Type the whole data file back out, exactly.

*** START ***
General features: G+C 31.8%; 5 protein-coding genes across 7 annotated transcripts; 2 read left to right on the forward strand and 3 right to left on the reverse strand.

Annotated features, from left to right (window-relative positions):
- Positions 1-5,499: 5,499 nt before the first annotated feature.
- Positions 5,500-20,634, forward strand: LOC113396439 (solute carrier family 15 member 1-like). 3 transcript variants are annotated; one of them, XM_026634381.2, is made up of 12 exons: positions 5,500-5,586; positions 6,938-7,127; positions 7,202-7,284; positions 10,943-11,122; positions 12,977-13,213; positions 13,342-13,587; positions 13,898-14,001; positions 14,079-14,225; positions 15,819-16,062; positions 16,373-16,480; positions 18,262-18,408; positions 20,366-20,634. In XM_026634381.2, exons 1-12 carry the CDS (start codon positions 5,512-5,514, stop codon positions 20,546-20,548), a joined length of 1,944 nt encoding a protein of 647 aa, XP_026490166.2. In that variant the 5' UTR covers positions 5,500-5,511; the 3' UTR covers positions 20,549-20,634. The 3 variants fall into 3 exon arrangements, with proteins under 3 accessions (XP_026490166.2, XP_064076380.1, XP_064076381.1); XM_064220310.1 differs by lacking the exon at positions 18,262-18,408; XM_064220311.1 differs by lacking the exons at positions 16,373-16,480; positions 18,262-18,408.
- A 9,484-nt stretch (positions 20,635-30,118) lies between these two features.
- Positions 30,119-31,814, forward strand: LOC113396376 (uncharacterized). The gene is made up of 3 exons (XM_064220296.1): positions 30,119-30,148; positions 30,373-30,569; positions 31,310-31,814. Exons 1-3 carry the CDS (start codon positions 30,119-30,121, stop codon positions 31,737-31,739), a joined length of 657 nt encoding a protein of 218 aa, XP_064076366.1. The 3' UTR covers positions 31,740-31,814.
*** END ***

General features: G+C 31.8%; 5 protein-coding genes across 7 annotated transcripts; 2 read left to right on the forward strand and 3 right to left on the reverse strand.

Annotated features, from left to right (window-relative positions):
- Positions 1-5,499: 5,499 nt before the first annotated feature.
- Positions 5,500-20,634, forward strand: LOC113396439 (solute carrier family 15 member 1-like). 3 transcript variants are annotated; one of them, XM_026634381.2, is made up of 12 exons: positions 5,500-5,586; positions 6,938-7,127; positions 7,202-7,284; positions 10,943-11,122; positions 12,977-13,213; positions 13,342-13,587; positions 13,898-14,001; positions 14,079-14,225; positions 15,819-16,062; positions 16,373-16,480; positions 18,262-18,408; positions 20,366-20,634. In XM_026634381.2, exons 1-12 carry the CDS (start codon positions 5,512-5,514, stop codon positions 20,546-20,548), a joined length of 1,944 nt encoding a protein of 647 aa, XP_026490166.2. In that variant the 5' UTR covers positions 5,500-5,511; the 3' UTR covers positions 20,549-20,634. The 3 variants fall into 3 exon arrangements, with proteins under 3 accessions (XP_026490166.2, XP_064076380.1, XP_064076381.1); XM_064220310.1 differs by lacking the exon at positions 18,262-18,408; XM_064220311.1 differs by lacking the exons at positions 16,373-16,480; positions 18,262-18,408.
- A 9,484-nt stretch (positions 20,635-30,118) lies between these two features.
- Positions 30,119-31,814, forward strand: LOC113396376 (uncharacterized). The gene is made up of 3 exons (XM_064220296.1): positions 30,119-30,148; positions 30,373-30,569; positions 31,310-31,814. Exons 1-3 carry the CDS (start codon positions 30,119-30,121, stop codon positions 31,737-31,739), a joined length of 657 nt encoding a protein of 218 aa, XP_064076366.1. The 3' UTR covers positions 31,740-31,814.